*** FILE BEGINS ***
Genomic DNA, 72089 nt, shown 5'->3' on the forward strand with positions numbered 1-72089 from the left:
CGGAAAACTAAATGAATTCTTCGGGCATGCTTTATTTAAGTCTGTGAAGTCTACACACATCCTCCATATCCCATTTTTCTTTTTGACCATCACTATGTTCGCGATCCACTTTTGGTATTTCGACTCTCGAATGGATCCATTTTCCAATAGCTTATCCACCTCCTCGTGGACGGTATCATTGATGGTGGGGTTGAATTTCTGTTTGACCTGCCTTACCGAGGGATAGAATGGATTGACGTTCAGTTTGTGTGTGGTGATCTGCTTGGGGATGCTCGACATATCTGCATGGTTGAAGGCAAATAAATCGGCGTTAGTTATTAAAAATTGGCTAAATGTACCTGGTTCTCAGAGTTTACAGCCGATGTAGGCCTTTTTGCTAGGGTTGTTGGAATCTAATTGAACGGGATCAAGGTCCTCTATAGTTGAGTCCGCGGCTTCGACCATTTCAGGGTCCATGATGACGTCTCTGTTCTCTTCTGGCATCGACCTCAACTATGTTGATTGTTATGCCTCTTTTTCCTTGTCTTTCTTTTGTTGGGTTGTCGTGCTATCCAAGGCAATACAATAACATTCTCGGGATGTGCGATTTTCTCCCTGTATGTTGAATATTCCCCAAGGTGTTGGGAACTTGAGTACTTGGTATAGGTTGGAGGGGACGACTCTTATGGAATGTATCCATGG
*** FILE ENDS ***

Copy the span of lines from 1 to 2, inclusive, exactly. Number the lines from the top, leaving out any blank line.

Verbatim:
Genomic DNA, 72089 nt, shown 5'->3' on the forward strand with positions numbered 1-72089 from the left:
CGGAAAACTAAATGAATTCTTCGGGCATGCTTTATTTAAGTCTGTGAAGTCTACACACATCCTCCATATCCCATTTTTCTTTTTGACCATCACTATGTTCGCGATCCACTTTTGGTATTTCGACTCTCGAATGGATCCATTTTCCAATAGCTTATCCACCTCCTCGTGGACGGTATCATTGATGGTGGGGTTGAATTTCTGTTTGACCTGCCTTACCGAGGGATAGAATGGATTGACGTTCAGTTTGTGTGTGGTGATCTGCTTGGGGATGCTCGACATATCTGCATGGTTGAAGGCAAATAAATCGGCGTTAGTTATTAAAAATTGGCTAAATGTACCTGGTTCTCAGAGTTTACAGCCGATGTAGGCCTTTTTGCTAGGGTTGTTGGAATCTAATTGAACGGGATCAAGGTCCTCTATAGTTGAGTCCGCGGCTTCGACCATTTCAGGGTCCATGATGACGTCTCTGTTCTCTTCTGGCATCGACCTCAACTATGTTGATTGTTATGCCTCTTTTTCCTTGTCTTTCTTTTGTTGGGTTGTCGTGCTATCCAAGGCAATACAATAACATTCTCGGGATGTGCGATTTTCTCCCTGTATGTTGAATATTCCCCAAGGTGTTGGGAACTTGAGTACTTGGTATAGGTTGGAGGGGACGACTCTTATGGAATGTATCCATGG